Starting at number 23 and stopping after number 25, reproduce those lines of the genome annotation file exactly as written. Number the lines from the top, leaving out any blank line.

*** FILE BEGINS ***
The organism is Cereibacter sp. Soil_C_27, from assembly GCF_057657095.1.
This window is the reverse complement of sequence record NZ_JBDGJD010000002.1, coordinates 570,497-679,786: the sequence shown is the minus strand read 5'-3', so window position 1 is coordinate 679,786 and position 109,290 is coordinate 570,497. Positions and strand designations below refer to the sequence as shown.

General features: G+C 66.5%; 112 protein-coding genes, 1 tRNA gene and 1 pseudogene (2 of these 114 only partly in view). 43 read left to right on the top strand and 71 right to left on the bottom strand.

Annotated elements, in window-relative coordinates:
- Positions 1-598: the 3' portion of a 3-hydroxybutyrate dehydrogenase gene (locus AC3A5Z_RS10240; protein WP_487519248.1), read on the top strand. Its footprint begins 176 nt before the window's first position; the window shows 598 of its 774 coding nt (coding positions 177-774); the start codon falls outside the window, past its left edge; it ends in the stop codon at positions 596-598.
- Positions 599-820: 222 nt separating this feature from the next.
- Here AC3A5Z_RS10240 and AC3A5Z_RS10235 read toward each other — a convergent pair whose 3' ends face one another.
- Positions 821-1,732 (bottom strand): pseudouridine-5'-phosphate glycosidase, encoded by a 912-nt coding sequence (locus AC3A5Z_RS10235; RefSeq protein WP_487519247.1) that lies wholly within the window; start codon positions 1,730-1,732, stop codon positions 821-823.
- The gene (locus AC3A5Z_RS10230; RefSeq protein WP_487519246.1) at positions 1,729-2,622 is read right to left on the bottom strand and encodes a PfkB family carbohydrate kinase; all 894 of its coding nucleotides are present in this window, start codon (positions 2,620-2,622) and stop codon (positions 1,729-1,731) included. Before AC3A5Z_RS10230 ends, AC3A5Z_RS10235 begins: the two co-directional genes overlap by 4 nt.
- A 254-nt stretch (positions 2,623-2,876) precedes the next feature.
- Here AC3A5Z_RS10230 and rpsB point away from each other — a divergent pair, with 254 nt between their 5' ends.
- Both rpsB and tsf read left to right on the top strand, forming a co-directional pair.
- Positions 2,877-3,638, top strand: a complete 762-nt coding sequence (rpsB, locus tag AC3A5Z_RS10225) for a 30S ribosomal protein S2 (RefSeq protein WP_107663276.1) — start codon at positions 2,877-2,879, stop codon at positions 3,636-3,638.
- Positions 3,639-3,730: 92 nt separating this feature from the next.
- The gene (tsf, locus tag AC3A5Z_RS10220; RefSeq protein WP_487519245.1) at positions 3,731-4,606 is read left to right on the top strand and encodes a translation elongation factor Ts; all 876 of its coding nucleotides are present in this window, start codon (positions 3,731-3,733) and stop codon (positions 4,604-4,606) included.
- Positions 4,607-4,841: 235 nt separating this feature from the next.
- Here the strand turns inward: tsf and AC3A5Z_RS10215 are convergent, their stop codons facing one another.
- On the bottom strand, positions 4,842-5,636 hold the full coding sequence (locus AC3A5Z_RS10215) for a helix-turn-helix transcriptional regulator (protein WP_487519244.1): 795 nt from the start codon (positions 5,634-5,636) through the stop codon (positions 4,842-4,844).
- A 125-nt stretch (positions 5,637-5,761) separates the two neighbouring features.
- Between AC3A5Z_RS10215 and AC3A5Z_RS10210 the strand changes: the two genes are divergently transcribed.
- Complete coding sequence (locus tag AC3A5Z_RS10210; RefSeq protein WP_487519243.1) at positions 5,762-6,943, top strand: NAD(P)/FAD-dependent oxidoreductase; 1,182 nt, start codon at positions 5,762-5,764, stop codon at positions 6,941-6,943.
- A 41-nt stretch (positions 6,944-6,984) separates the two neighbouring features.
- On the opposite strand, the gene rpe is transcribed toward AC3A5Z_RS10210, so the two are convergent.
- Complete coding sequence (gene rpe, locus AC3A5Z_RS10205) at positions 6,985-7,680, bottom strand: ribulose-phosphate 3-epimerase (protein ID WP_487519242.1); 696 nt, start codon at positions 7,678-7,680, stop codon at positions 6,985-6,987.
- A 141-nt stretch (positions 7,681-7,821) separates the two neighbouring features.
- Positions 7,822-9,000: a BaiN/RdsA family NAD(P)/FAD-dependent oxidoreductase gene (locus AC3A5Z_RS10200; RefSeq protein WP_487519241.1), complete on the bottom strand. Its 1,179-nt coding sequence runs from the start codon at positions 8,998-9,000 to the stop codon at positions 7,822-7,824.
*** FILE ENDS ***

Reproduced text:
- On the opposite strand, the gene rpe is transcribed toward AC3A5Z_RS10210, so the two are convergent.
- Complete coding sequence (gene rpe, locus AC3A5Z_RS10205) at positions 6,985-7,680, bottom strand: ribulose-phosphate 3-epimerase (protein ID WP_487519242.1); 696 nt, start codon at positions 7,678-7,680, stop codon at positions 6,985-6,987.
- A 141-nt stretch (positions 7,681-7,821) separates the two neighbouring features.